Monsoon Wedding Movie Review
"Monsoon Wedding" could be seen as Bollywood's answer to "Father of the Bride," but such a comparison would be selling short this choice culture clash comedy-drama.
Said clash is an internal one, however, between the modernized, Westernized everyday lives of an upper middle-class New Delhi family and their Punjabi rituals and traditions that include the arranged marriage at hand.
Beautiful, stunningly blue-eyed young Aditi (Indian pop singer Vasundhara Das) has agreed to the match made by her parents because she's become bewildered by her mixed-up life and wants to force herself to take a direction. This is easier said than done, since even the night before the wedding she's still being led to temptation by a lover she's trying to leave behind -- a married, egocentric and manipulative TV talk show host.
Meanwhile, amusing pre-wedding chaos includes an endless parade of family arrivals, a constant ringing of cell phones, a gaggle of aunts and female cousins dominating Aditi's time with henna tattoos and other traditions, and the bride's flustered father (Neseeruddin Shah) humorously butting heads with everyone. His smart-mouthed slacker nephew is forever telling him to "chill" (in English) and he's constantly trying to keep an eye on the weasely wedding planner (Vijay Raaz), who is happy to over-charge his clients for every little unexpected need.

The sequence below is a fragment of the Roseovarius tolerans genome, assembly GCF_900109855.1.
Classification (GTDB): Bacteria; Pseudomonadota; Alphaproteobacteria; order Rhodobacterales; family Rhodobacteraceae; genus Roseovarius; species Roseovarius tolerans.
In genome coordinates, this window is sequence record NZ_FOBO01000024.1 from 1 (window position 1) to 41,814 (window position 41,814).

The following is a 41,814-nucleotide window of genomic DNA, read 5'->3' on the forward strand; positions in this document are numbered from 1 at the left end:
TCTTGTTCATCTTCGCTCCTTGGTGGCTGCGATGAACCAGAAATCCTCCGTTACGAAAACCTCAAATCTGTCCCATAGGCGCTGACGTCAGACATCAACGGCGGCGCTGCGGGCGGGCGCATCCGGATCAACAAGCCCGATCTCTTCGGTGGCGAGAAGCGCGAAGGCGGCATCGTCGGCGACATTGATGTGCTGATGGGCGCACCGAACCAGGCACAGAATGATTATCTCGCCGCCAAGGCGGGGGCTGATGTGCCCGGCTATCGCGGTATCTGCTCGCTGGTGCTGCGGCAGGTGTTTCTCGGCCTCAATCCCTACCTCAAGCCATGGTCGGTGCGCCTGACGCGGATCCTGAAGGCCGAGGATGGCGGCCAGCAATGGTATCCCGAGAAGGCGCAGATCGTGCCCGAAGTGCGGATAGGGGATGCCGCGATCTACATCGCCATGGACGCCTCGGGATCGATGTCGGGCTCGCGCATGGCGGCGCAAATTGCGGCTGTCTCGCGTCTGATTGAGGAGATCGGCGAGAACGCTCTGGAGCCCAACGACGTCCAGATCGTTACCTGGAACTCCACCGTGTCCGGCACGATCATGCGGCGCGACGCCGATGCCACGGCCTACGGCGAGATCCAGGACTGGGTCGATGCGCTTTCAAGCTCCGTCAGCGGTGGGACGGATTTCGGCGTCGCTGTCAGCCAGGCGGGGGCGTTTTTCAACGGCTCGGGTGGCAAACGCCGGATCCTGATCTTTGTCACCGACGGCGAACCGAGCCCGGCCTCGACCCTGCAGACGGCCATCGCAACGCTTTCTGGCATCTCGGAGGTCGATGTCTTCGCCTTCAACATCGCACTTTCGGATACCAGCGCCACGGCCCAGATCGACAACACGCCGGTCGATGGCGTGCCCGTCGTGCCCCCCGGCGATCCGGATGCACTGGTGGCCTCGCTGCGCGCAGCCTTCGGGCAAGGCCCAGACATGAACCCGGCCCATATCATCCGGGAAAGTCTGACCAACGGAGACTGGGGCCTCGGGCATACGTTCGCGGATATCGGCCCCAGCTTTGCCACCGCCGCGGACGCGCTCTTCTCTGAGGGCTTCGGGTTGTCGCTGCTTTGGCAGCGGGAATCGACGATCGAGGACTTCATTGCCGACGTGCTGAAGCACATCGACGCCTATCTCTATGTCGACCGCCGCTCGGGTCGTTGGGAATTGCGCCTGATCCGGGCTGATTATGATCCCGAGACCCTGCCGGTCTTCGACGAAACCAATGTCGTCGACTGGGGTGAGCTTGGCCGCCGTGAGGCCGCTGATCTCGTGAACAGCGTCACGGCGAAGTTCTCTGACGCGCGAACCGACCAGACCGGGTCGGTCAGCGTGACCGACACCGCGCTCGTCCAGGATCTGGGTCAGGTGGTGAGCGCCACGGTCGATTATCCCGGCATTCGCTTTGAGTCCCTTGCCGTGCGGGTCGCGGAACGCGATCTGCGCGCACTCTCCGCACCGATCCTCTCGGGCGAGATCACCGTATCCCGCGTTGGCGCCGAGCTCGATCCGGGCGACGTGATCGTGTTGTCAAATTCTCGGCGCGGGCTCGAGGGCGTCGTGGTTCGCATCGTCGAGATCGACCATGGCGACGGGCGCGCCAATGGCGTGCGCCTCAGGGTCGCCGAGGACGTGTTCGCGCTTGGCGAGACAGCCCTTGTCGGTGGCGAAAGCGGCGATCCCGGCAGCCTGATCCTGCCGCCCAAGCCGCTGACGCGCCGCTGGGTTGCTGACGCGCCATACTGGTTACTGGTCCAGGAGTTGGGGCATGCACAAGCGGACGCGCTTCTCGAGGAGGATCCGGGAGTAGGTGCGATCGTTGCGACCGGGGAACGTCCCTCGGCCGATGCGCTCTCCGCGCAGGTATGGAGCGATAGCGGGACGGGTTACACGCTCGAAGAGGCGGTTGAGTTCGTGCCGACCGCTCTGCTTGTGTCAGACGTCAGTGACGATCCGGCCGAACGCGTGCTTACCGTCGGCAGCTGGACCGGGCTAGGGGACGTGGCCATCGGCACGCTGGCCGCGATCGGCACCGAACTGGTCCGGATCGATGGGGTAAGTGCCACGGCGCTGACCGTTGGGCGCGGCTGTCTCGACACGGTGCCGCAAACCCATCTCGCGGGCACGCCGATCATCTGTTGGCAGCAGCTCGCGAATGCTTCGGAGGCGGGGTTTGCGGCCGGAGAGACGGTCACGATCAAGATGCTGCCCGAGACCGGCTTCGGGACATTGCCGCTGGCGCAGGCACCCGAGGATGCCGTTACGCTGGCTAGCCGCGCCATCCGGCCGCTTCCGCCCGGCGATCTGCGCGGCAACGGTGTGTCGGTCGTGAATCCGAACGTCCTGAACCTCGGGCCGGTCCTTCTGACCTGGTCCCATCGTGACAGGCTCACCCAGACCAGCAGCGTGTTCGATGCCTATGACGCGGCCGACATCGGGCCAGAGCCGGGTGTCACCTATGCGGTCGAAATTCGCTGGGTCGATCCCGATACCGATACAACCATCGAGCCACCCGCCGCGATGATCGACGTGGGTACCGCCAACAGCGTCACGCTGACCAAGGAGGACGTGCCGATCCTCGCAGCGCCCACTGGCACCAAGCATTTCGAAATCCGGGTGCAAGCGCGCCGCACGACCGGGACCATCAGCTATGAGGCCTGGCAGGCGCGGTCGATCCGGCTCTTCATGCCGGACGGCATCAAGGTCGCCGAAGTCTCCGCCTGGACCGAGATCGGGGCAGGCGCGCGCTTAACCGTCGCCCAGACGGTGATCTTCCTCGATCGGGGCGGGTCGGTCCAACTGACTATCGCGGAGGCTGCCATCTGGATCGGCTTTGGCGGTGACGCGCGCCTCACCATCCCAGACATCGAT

Directed by Mira Nair ("Salaam Bombay!," "Mississippi Masala," "Kama Sutra") with a light touch and a palpable affection for her characters, "Monsoon Wedding" mixes joviality and sincerity as easily as the Aditi's family mixes languages -- everyone speaks a crisscrossing jumble of Hindi, Punjabi and English. The film's only real misstep is a subplot about a dark family secret. While realistic and emotionally honest, it's so conspicuously shoehorned into the story one can't help but wonder if screenwriter Sabrina Dhawan was trying to exorcise some demons of her own or if she just felt the need to cut the comedy with some tragedy to give the film heft.
Otherwise, the humor and humanity of "Monsoon Wedding" are in perfect balance -- even if it's almost impossible to keep track of who's who in the extended family. Aditi eventually spends some time getting to know her handsome, charming, Americanized fiancé -- who is worried about her adjusting to life in Houston, Texas. Her father finds a little tranquility by turning to his own wife (Lillete Dubey), who is quite funny in her own right. Love humbles even the wedding planner when he falls helplessly and whimsically for the family's pretty maid.